Sheffield Moor burning: Mother tells how young daughter with asthma struggled home from school
Rebecca's daughter, who attends Hunter's Bar Primary School, needed to use her reliever inhaler four times during the day of the moor burnings last week.
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Deliberate fires on moors near Sheffield flared up the asthma of a school girl and made her struggle to walk home, a concerned mum has told The Star.
Rebecca's young daughter, who attends Hunter's Bar Primary School, dealt with coughing fits and had to increase her inhaler usage over the following days after the fires. The mother and daughter are both asthmatic and Rebecca said their health had noticably worsened since the burnings.
"She's taking reliever inhalers every day now," said Rebecca, who asked to withold her surname to protect her young daughter. "Our asthma is well controlled and she had a flare-up at school when she wouldn't usually need anything to help her."
The smoke coming into Sheffield as a result of the moor fires on October 9 was all it took to affect the girl's often mild asthma. Reliever inhalers are different to everyday inhalers and offer relief from breathlessness, coughing and other serious symptons of asthma.
Rebecca said: "Every time you take these inhalers it is two doses, which she needed four times that day. It made me really anxious because we are not bad asthmatics and it made me think how much worse it could be for someone more serious.
"She was telling me about her school day and she had to leave the classroom to get her inhaler because it was smokey. She was coughing so much she wasn't taking a breath."
Due to the severity of the smokes effect on the young girl, the usually easy 20 minute walk home took 45 minutes.
"We had to go so much slower," Rebecca said, "She wasn't able to do it."
Even when they arrived home and closed all the windows, the pair felt little relief, with the youngster coughing through the night and spending the following days still recovering.
Rebecca said: "For me, it felt like something was irritating my lungs. The best way I can describe it is like having acne on your lungs.
"I had three days of breathlessness until it started to get back to normal... I have never experienced anything like it."
The fires and smoke prompted significant concerns from locals in Sheffield over the pollution the fires would be causing. Sheffield MP Olivia Blake called for enforcement.
She tweeted: "Moorland burning is a dangerous, destructive practice. Every year, 260,000 tonnes of CO2 are released from burning on peat in England. It also has incredibly worrying public health impacts.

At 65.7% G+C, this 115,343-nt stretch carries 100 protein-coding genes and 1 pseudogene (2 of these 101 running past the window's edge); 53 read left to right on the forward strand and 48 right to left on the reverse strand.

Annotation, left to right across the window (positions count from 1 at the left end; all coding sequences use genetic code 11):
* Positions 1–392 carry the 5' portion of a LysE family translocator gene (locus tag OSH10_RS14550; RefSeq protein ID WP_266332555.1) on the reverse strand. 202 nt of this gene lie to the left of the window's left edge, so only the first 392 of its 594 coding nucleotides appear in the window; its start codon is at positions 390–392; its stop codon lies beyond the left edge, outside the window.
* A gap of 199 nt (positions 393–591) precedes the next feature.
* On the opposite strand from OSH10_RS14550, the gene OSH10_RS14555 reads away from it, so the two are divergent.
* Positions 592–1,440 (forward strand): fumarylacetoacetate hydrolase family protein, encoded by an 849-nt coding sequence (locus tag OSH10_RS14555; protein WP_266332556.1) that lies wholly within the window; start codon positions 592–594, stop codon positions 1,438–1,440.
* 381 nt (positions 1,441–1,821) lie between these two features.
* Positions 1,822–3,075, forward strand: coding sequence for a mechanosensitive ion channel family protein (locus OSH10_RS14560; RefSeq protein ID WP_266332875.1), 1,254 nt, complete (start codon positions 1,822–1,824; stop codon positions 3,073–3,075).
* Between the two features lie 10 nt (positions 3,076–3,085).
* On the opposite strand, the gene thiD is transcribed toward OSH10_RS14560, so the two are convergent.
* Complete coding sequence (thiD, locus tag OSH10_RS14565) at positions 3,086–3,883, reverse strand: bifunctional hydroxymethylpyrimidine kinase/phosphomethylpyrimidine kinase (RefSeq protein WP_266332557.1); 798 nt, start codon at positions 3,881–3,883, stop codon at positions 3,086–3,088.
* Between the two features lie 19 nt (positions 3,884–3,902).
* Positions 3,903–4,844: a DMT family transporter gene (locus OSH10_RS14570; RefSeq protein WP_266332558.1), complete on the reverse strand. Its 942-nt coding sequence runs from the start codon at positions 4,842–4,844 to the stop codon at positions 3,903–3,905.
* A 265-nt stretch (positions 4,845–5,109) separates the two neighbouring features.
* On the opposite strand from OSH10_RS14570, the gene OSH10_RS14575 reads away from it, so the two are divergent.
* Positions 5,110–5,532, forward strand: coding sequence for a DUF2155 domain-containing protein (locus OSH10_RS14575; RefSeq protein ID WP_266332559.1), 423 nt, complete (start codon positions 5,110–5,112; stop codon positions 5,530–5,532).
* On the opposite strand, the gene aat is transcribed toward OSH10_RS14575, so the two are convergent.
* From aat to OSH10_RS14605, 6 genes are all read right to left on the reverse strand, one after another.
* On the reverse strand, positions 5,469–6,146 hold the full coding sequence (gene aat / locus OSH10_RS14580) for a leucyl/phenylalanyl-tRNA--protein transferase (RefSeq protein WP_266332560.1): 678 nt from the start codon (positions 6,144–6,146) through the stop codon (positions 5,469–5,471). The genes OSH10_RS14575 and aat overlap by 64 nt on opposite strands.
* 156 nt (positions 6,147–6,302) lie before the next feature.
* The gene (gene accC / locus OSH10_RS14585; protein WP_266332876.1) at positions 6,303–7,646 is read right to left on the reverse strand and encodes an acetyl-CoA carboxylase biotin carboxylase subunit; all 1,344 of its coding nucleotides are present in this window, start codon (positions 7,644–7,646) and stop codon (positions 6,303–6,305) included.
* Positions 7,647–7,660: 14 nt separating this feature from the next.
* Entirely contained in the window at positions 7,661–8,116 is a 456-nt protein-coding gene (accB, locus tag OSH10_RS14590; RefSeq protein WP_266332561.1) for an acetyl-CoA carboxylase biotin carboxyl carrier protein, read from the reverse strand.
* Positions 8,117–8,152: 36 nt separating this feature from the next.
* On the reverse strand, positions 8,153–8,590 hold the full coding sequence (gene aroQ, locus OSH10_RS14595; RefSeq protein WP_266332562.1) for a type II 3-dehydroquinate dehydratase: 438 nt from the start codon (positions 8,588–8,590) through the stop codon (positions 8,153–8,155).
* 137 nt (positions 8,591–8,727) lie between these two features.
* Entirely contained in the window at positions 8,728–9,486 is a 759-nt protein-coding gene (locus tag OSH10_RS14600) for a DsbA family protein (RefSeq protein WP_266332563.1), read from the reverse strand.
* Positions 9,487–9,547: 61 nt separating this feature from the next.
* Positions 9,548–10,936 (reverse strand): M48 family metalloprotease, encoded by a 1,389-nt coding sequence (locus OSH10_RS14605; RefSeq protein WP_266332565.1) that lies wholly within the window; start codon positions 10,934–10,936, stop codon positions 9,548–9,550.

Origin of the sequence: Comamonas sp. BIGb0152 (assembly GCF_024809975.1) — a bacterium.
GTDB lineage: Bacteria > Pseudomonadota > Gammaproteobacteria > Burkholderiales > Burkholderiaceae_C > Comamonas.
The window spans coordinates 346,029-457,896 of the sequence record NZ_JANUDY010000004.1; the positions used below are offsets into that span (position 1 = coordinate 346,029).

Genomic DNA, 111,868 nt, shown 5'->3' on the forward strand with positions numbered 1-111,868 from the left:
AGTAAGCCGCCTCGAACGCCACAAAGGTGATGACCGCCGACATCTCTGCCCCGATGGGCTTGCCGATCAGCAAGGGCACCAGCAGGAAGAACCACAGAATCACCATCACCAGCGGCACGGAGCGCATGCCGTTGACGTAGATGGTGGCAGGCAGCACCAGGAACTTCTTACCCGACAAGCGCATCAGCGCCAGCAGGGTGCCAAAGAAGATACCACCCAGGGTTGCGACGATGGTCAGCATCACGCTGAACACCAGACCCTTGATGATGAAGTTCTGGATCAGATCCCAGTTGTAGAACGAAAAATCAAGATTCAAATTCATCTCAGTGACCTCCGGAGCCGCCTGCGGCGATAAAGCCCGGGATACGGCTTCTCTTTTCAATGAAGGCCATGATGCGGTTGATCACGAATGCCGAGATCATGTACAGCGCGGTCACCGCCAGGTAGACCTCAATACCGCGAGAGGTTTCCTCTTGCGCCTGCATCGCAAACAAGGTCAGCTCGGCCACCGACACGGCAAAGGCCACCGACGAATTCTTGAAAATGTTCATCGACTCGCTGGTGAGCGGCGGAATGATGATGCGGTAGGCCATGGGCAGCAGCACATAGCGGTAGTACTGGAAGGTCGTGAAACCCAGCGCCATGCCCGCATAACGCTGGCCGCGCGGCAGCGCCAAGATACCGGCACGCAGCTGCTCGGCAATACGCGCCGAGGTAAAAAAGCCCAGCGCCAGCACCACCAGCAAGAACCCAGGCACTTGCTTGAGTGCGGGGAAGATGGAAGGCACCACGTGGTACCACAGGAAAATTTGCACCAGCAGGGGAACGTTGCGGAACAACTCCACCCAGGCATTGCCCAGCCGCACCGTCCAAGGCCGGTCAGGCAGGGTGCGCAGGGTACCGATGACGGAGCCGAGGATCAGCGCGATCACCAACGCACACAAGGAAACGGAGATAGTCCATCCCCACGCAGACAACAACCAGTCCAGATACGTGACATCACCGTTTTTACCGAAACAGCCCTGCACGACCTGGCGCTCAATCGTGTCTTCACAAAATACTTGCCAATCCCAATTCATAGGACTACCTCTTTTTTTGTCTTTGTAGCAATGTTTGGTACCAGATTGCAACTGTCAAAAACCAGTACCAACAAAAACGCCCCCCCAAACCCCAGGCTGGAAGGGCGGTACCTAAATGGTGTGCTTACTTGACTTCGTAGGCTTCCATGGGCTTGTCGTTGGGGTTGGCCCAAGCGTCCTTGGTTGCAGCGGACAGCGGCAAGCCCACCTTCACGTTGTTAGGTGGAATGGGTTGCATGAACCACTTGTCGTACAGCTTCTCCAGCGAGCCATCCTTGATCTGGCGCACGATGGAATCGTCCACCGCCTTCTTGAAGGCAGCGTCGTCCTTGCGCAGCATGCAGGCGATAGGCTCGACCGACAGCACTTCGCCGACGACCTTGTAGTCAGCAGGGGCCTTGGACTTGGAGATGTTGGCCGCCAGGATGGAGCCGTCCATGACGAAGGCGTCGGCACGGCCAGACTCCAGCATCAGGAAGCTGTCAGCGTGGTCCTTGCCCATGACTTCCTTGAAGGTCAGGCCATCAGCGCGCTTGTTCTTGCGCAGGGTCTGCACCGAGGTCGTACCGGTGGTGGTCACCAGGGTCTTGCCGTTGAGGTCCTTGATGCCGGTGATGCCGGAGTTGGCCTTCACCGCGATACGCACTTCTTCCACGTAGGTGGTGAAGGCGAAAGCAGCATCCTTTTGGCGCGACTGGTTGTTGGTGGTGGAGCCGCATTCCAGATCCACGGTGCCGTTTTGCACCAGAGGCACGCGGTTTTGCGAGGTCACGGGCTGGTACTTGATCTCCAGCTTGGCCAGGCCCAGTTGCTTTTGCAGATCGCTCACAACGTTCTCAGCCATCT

"We urgently need to see a ban, our lungs protected and our peatlands restored. I've written to Sheffield City Council and Natural England to see what more enforcement can be undertaken."
Data showed air pollution had risen to more than five times the healthy limit as the smoke blanketed Sheffield city centre and many online called on the South Yorkshire Mayor, Oliver Coppard, to act - which he responded to, saying it is "not something we have to power to stop".
Climate journalist Rei Takver urged the mayor to take on a visual role in opposing the practice of grouse burning, lobbying the Labour Party to put a ban promise in their manifesto, or putting pressure on the Department for Environment, Food and Rural Affairs to ban the practice as a public health measure.
South Yorkshire Fire and Rescue said they were aware of controlled burns at Redmires, Midhopes and Langsett on the day of the fires. Smoke was seen and photographed drifting down Rivelin Valley and covering the city cnetre throughout the afternoon.
Amanda Anderson, director of the Moorland Association, said: "Those conducting conservation and wildfire mitigation burning management on our moors do their best to avoid weather conditions that allow smoke to drift over towns and cities whenever possible. It is regrettable that local residents have had concerns on this occasion.
"By undertaking small controlled burns, a variety of habitats is created, which benefits upland species and reduces the severity of wildfire in the spring and summer.
"Peer-reviewed scientific research shows that curlews are four times as likely to breed successfully on a grouse moor, and other species also benefit from patches of shorter vegetation, along with new shoots that are eaten by grouse, sheep and mountain hare.”